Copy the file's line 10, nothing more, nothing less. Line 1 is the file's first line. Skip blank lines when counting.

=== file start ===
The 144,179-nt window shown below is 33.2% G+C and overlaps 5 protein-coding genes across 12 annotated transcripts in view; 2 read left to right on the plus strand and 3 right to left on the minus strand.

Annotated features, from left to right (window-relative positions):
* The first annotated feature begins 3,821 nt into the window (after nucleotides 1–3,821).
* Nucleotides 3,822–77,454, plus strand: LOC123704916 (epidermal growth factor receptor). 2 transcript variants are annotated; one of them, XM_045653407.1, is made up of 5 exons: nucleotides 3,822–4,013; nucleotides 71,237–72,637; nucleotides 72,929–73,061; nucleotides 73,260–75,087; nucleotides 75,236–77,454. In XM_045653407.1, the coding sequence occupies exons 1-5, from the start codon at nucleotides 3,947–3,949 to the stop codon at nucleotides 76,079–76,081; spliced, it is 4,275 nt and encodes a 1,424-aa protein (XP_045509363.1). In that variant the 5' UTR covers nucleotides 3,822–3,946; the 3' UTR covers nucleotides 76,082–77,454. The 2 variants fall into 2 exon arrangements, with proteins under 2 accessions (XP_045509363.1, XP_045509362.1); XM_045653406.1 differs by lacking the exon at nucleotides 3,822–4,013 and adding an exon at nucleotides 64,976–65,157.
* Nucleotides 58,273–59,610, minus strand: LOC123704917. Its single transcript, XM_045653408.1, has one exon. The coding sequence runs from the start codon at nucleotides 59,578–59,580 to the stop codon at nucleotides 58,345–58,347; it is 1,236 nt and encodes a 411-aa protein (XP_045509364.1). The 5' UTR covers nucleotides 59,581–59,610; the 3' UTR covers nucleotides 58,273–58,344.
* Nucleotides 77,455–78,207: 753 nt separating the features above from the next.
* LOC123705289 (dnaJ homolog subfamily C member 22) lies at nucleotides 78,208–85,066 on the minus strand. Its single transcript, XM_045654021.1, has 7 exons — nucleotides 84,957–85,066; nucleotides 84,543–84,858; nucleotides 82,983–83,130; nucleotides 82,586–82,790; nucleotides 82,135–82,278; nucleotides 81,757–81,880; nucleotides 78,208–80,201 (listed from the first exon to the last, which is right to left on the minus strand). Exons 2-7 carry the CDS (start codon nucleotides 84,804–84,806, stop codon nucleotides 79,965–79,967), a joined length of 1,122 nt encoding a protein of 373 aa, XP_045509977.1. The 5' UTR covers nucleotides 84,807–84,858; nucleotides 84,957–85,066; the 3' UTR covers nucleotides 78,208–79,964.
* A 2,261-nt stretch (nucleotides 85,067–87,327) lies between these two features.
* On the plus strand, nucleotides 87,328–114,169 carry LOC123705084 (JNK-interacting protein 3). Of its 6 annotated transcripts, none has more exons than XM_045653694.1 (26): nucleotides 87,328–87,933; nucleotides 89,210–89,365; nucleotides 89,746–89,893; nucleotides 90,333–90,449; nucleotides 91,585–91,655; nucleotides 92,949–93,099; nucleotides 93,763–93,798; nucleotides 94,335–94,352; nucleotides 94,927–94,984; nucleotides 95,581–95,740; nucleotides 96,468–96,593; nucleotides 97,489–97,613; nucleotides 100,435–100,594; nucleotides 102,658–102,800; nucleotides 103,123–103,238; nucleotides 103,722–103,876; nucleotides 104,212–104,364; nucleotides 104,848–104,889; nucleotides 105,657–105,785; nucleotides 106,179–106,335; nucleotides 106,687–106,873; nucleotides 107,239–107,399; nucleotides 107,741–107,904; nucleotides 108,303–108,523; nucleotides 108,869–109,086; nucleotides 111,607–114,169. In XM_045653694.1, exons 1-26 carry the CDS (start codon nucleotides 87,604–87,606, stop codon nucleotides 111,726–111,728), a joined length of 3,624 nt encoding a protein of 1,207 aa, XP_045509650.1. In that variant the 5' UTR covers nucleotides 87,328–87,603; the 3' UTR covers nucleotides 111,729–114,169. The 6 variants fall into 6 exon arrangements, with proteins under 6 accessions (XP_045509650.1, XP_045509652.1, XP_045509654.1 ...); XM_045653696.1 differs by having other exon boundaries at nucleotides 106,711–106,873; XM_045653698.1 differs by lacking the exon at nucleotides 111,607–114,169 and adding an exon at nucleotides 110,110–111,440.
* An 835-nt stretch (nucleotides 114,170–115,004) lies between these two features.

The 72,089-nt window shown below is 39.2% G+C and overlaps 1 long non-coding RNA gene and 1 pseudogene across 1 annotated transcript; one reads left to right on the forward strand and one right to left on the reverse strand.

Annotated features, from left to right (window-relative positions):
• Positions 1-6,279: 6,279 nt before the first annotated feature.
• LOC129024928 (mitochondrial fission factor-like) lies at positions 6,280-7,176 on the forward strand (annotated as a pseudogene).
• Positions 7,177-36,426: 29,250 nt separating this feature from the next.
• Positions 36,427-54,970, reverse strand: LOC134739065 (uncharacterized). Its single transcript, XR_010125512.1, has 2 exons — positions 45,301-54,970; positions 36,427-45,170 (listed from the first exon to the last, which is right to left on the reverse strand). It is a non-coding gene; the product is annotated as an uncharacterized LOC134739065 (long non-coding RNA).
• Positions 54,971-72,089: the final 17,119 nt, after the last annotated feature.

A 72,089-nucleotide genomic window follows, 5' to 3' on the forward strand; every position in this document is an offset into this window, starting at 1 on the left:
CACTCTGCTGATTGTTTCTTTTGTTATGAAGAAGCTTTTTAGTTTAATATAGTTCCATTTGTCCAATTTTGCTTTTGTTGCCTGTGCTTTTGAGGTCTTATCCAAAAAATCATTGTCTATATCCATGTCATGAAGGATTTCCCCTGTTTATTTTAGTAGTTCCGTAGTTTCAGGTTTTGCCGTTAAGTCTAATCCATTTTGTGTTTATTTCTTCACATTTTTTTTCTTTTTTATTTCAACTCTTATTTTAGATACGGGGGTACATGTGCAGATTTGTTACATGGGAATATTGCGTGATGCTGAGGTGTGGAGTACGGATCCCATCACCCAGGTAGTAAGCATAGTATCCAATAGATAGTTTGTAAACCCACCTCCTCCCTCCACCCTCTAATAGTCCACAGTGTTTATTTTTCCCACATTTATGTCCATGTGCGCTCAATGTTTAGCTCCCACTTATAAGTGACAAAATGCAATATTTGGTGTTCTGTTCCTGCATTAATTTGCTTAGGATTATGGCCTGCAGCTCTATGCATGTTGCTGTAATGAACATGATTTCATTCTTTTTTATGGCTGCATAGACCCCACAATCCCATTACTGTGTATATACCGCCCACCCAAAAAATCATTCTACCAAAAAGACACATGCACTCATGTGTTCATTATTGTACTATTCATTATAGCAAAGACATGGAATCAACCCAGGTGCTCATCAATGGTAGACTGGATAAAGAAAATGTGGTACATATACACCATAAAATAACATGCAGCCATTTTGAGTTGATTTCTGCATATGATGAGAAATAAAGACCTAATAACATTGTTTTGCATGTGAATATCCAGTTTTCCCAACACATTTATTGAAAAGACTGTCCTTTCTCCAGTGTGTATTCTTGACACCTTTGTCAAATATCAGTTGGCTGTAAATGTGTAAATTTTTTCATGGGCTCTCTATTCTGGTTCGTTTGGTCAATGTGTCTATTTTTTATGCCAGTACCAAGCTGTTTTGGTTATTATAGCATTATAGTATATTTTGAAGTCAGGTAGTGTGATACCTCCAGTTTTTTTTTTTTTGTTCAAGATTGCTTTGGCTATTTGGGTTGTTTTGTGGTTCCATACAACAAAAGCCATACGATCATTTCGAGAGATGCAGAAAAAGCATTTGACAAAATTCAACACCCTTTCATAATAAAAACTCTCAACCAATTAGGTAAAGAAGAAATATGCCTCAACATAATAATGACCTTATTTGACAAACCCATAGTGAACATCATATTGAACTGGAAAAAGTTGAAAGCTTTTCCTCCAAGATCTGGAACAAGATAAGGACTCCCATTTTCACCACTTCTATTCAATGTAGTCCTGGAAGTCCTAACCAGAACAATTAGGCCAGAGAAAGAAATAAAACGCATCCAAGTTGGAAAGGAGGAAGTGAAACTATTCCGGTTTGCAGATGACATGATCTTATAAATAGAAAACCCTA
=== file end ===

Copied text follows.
* An 835-nt stretch (nucleotides 114,170–115,004) lies between these two features.